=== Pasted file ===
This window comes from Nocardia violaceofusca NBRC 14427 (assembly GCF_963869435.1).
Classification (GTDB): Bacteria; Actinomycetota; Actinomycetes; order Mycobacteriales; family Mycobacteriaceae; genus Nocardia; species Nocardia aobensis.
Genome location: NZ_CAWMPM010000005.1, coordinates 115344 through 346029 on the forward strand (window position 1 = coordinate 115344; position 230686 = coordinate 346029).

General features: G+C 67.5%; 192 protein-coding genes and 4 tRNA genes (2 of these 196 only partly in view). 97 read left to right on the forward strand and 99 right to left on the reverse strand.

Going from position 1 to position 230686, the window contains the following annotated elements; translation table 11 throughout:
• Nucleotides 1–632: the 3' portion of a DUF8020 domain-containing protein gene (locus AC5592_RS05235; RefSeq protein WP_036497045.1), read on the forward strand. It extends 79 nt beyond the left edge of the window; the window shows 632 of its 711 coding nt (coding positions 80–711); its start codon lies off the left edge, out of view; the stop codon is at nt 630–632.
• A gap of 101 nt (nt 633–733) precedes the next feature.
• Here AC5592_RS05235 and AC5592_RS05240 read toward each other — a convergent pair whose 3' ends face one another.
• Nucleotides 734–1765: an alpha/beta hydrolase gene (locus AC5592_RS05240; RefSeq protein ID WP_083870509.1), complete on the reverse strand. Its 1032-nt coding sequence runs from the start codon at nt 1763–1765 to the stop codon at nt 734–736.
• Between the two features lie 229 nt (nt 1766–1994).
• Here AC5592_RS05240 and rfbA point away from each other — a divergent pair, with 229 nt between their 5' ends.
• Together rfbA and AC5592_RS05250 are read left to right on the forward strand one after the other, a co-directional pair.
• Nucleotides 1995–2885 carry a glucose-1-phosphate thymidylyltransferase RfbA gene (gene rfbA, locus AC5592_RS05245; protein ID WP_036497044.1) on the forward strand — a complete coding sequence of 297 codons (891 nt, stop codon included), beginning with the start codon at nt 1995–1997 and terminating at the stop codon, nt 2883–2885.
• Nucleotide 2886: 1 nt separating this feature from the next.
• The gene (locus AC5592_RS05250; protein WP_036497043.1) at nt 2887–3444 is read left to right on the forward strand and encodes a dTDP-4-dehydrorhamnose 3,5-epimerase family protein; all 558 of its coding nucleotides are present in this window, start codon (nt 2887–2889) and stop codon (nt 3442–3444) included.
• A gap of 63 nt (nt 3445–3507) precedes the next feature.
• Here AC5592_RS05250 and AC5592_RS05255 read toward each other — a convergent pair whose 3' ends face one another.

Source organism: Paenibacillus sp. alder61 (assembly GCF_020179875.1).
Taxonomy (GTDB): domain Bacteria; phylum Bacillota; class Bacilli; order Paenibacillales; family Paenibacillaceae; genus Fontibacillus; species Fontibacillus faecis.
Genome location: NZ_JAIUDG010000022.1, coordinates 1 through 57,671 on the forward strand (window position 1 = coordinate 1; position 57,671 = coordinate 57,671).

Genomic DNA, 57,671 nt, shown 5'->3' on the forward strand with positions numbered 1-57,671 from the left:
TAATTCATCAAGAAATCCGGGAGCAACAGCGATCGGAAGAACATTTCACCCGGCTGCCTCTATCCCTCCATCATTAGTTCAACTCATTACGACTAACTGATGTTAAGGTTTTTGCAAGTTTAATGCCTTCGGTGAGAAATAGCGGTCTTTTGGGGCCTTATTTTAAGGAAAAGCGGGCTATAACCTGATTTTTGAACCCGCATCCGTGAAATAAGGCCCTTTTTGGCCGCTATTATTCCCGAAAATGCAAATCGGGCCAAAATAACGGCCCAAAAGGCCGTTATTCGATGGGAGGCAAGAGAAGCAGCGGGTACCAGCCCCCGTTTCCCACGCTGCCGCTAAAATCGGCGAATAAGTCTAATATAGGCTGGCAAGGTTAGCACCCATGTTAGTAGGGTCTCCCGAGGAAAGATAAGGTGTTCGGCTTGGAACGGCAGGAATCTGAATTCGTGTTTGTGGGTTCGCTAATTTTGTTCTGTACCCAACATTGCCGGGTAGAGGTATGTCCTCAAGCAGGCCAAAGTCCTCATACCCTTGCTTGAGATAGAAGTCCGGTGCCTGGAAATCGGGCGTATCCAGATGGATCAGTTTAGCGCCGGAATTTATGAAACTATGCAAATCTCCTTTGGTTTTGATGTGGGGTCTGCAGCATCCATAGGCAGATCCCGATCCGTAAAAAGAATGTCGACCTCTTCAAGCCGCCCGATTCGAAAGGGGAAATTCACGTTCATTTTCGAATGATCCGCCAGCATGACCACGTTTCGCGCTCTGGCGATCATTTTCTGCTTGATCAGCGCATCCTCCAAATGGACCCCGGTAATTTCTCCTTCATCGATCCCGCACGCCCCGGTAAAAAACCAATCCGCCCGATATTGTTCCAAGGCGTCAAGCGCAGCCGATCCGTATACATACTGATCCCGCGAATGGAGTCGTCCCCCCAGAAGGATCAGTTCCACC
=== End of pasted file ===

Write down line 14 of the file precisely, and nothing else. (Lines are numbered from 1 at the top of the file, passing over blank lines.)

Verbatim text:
• Nucleotide 2886: 1 nt separating this feature from the next.